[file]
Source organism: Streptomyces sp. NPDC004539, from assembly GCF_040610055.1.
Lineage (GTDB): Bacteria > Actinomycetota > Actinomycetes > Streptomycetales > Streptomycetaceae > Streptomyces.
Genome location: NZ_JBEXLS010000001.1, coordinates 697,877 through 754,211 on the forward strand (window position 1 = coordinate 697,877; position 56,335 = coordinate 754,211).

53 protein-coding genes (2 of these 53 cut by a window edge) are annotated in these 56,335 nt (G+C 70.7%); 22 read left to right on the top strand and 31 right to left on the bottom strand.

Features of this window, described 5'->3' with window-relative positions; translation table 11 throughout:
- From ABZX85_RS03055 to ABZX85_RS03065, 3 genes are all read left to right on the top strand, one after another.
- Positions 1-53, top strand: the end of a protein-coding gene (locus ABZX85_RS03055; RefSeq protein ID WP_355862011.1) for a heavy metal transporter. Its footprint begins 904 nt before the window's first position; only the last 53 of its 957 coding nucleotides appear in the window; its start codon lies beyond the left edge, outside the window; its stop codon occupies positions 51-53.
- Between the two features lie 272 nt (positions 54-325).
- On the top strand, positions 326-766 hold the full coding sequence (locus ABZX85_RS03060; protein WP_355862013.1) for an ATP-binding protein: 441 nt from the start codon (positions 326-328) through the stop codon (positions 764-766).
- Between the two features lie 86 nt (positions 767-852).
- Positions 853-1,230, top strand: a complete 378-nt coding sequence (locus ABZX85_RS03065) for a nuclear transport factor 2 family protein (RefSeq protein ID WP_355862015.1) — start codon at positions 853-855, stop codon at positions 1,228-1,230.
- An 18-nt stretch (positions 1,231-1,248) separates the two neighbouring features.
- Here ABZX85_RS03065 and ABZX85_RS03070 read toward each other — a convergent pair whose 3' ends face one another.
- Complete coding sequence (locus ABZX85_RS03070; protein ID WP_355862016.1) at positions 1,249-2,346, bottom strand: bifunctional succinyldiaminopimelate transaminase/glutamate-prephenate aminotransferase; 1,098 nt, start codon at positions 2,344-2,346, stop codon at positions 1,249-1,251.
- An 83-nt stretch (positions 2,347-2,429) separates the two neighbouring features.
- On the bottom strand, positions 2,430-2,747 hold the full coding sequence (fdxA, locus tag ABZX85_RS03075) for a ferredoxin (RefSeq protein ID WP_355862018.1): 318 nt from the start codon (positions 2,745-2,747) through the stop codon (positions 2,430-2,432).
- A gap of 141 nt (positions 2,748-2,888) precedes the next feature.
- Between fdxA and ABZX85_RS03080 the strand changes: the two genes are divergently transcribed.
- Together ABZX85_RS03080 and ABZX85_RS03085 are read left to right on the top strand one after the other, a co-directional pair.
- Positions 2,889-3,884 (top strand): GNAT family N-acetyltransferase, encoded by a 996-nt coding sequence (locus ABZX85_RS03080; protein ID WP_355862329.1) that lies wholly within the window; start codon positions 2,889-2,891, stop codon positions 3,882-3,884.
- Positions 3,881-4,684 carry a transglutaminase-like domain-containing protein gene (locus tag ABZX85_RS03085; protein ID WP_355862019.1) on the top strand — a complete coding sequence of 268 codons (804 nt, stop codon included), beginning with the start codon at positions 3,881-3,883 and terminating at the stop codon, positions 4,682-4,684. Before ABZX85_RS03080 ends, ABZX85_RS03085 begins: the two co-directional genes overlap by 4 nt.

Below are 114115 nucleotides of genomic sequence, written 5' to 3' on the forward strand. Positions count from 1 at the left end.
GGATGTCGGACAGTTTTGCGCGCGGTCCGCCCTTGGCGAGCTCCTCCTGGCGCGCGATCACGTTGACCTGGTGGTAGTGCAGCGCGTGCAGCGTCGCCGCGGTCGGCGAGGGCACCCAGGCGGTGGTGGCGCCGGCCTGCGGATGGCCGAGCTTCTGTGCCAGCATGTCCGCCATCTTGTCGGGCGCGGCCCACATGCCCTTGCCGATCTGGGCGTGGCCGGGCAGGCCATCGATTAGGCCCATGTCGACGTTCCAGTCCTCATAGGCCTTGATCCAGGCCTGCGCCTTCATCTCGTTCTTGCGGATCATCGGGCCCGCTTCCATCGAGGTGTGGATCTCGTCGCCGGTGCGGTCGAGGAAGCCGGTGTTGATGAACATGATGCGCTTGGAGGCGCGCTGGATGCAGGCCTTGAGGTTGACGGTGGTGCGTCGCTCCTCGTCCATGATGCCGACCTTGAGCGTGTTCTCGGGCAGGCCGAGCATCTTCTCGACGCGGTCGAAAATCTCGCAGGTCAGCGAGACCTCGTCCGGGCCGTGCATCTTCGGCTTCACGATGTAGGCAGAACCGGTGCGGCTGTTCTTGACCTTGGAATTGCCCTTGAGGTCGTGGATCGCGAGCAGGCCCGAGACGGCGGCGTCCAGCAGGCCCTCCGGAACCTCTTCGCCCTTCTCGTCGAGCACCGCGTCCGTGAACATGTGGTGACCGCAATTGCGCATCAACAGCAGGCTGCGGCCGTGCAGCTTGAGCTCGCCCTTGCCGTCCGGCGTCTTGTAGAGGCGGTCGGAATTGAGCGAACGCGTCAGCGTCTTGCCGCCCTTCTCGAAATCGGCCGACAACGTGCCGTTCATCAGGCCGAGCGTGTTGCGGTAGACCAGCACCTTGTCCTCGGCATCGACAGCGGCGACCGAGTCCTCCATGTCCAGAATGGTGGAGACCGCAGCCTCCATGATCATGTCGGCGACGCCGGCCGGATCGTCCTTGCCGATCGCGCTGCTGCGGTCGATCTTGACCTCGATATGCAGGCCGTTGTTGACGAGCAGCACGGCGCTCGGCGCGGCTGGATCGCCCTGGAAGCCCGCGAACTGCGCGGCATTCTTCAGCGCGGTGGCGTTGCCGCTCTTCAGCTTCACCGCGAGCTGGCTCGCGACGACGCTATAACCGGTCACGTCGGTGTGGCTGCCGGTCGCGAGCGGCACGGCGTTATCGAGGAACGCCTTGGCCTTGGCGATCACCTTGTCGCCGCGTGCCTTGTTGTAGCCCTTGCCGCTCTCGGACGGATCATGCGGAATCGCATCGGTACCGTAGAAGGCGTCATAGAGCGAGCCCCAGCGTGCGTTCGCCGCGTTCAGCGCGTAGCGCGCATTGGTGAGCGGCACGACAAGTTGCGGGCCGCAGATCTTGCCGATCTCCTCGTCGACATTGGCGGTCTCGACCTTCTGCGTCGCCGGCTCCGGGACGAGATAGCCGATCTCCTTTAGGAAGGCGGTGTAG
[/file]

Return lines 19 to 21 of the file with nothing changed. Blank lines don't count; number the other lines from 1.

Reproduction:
- Together ABZX85_RS03080 and ABZX85_RS03085 are read left to right on the top strand one after the other, a co-directional pair.
- Positions 2,889-3,884 (top strand): GNAT family N-acetyltransferase, encoded by a 996-nt coding sequence (locus ABZX85_RS03080; protein ID WP_355862329.1) that lies wholly within the window; start codon positions 2,889-2,891, stop codon positions 3,882-3,884.
- Positions 3,881-4,684 carry a transglutaminase-like domain-containing protein gene (locus tag ABZX85_RS03085; protein ID WP_355862019.1) on the top strand — a complete coding sequence of 268 codons (804 nt, stop codon included), beginning with the start codon at positions 3,881-3,883 and terminating at the stop codon, positions 4,682-4,684. Before ABZX85_RS03080 ends, ABZX85_RS03085 begins: the two co-directional genes overlap by 4 nt.